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June is Alzheimer's and Brain Awareness Month―3 Tips to Keep Your Brain Sharp

scientists looking at brain chart

June is Alzheimer's and Brain Awareness Month. During this month, we’d like to talk about the importance of brain health, and how to keep sharp even as you enter your golden years. While there is no cure for Alzheimer’s disease or many of the other conditions that often occur late in life, there are ways you can help a loved one stay healthy for as long as possible.

At Homewatch CareGivers of Loudoun, we have learned that a person’s health is one of the most priceless treasures that they can have. Here are three tips we’ve put together that you can use to help keep your loved one’s brain sharp.

1. Engage your brain

One of the easiest ways to help keep the brain sharp is to use it. Crossword puzzles are one example of a simple way our caregivers use to not only efficiently pass the time, but also allow the individual to enjoy themself and stay sharp at the same time. If puzzles aren’t your loved one’s thing, don’t worry, any time they learn something new or challenge their memory, they’re doing their brain a favor.

Creative activities such as writing or art, or learning a new language can all help keep their memory in good shape.

2. Adopt a healthy lifestyle

Experts suggest that gentle exercise and good diet can also benefit the brain. Exercise increases blood flow to all areas of the body, including our brain. Research conducted by UCLA even showed that exercise can benefit brain health in several different ways.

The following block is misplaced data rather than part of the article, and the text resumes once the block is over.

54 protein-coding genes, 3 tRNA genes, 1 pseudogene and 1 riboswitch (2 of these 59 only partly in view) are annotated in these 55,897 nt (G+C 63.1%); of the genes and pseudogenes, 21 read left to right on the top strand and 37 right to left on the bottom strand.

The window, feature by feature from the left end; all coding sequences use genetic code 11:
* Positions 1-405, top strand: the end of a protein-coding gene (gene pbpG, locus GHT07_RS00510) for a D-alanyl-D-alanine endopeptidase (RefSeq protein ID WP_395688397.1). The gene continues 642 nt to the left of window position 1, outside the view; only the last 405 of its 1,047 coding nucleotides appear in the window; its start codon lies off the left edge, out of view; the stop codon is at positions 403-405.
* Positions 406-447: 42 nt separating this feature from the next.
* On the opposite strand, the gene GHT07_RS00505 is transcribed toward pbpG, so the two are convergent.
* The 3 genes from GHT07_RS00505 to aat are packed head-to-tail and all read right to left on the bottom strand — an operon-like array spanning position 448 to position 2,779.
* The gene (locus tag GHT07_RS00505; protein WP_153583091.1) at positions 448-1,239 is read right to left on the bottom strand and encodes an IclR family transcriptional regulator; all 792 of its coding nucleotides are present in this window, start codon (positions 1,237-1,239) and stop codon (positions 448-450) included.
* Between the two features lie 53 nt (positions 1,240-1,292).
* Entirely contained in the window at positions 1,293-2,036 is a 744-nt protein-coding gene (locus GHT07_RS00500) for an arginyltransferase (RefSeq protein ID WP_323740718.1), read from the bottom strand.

According to Harvard Health, good diet can also help keep our brain healthy. Harvard Health recommends green leafy vegetables, fatty fish, and berries for brain health. Caregivers can assist with grocery shopping and meal preparation to maintain a doctor-recommended diet.

Ensuring adequate and appropriate exercise, as well as balanced nutrition are all ways we help keep our clients active and healthy.

3. Get regular health checks

According to medical experts, the earlier you can catch a disease, especially a chronic one, the better the chances you’ll have to treat it. Regular health checks can help identify problems before they become big ones. Experts suggest this should include a memory screening to spot problems with brain health before other problems lead you to bring it up.

What to do if you’re diagnosed with Alzheimer’s

If you or a loved one has been diagnosed with Alzheimer’s disease, it can be a big shock. Most people never expect Alzheimer’s to happen to them.

The best thing you can do for yourself during this time is to be kind to yourself, give yourself time to understand the diagnosis, and learn all that you can about Alzheimer’s disease. A good early intervention plan can help manage the disease for a significant amount of time, and help you get a measure of control over the symptoms.

You may also want to acknowledge the future, and take steps now to plan your family member’s healthcare wants and needs. To help a loved one stay in their home as long as possible, home care is a great option to help. This is especially the case if they live alone and may need help getting to appointments, doing household chores, or with personal care. Hiring a caregiver can be a great support to a family member with Alzheimer’s.

An Alzheimer’s diagnosis can be tough, but we are on your team, and ready to help you should you need it. Contact us to discuss care for a loved one with Alzheimer’s or click here to learn more.

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